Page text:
This article from the American Bar Association, Estate Planning And Administration In The Information Age is a detailed and technical legal overview of RUFADAA, but you can skip all that and see Appendix A, which contains language that you can copy, adapt, and add to your will.

What do you want done with your email after you die? Many people want a relative to login and send a message to all contacts with news of their passing. Should your Facebook page be closed or converted into a “memorial page”? How about your digital photos stored on Flickr? Do you have a blog, website or online business that may need to be closed down? Any paid online services you need to cancel? A cryptocurrency wallet? These and many other questions are worth answering before you go. Have you made a digital estate plan?

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Most recent comments on "What Happens to Your Digital Assets When You Die?"

Posted by:

Tom Kamrath
04 Mar 2024

Thanks for this article. I find it useful and timely.

Posted by:

Brian B
04 Mar 2024

Bob, two points I feel bound to make.
1. Many sites still persist in setting limits on required passwords like prohibited characters, and password length.
2. How does Password Autofill handle 2FA where after logging in, a code is sent to your registered mobile? So, in order for a relative to access your bank account say, they would need not only the password to unlock the phone, but also have possession of it. Accessing Using the PC or Mac to access the same account, would need that password as well.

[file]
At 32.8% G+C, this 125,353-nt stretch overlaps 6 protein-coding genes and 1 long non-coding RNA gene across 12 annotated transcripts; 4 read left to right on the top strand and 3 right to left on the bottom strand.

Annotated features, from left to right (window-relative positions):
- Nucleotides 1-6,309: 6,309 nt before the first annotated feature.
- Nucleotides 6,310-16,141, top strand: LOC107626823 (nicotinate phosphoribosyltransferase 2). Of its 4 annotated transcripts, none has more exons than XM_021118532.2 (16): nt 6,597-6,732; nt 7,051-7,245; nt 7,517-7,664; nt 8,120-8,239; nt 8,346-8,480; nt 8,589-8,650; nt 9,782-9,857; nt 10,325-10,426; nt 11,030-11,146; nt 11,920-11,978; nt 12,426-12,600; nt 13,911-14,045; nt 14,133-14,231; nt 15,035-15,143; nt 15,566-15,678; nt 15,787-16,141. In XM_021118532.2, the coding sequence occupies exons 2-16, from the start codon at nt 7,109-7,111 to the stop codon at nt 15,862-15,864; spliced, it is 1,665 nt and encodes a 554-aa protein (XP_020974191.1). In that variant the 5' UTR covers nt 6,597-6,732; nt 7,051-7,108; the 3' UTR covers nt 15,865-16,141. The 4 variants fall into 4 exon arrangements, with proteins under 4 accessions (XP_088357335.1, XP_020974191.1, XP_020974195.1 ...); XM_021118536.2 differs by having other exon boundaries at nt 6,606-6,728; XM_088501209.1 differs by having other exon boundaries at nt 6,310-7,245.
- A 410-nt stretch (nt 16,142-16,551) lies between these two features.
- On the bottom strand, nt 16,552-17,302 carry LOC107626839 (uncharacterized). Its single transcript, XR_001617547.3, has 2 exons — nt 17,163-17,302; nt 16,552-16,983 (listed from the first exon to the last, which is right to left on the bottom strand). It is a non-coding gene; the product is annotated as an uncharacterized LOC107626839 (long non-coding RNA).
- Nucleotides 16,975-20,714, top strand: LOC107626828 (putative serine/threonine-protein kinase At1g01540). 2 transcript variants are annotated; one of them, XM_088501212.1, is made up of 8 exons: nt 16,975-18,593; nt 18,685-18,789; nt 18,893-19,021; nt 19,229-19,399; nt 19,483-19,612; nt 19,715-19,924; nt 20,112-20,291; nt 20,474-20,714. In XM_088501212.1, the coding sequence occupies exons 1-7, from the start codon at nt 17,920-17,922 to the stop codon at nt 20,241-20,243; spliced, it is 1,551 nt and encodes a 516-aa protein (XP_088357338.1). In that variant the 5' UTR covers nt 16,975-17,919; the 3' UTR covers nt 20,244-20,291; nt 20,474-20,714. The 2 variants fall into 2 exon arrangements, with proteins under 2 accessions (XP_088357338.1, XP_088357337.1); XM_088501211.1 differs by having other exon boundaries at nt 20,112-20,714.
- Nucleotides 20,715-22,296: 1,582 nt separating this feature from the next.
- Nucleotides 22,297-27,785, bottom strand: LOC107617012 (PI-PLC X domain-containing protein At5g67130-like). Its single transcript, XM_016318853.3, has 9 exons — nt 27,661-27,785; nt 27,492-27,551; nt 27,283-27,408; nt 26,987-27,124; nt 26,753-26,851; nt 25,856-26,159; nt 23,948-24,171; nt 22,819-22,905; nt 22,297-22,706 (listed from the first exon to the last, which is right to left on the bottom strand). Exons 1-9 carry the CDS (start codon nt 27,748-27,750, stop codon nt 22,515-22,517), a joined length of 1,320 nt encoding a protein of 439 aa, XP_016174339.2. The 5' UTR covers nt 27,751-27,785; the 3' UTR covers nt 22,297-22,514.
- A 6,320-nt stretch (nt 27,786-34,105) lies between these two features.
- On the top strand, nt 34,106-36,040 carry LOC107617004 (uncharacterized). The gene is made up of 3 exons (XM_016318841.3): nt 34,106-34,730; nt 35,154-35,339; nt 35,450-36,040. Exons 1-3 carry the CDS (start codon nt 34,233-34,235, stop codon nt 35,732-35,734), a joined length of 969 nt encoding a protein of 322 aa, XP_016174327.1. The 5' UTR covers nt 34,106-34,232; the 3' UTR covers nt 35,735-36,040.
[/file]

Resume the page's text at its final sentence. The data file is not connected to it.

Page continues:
My preference re passwords is to store them in a hidden folder on my PC, encrypted and password protected. A bit of a chore to use, but far better than the alternative.

Posted by:

Christopher Rawlins
04 Mar 2024

This article assumes you have somebody to whom you would like to leave something. What if you have no-one? No relatives or friends, your the last of your family to die? What happens to all your online emails and photos then?

Posted by:

Lin Wallberg
04 Mar 2024

Estate Planning And Administration In The Information Age lists Appendix A on page 75, but contains only 28 pages.

EDITOR'S NOTE: Scroll down to the bottom, you'll see Appendix A and B.

Posted by:

04 Mar 2024

I can help you with the problem of no one to give your bank account and cryptocurrency to.

Posted by:

05 Mar 2024

Hill, I'd like help.
Please elaborate.

Posted by:

Gary R Bell
05 Mar 2024

Thanks for this great resource:)

Posted by:

Norman Rosen
06 Mar 2024

One of the most helpful articles you have ever published.

Posted by:

27 May 2024

Remember to check any stand-alone camera's memory card.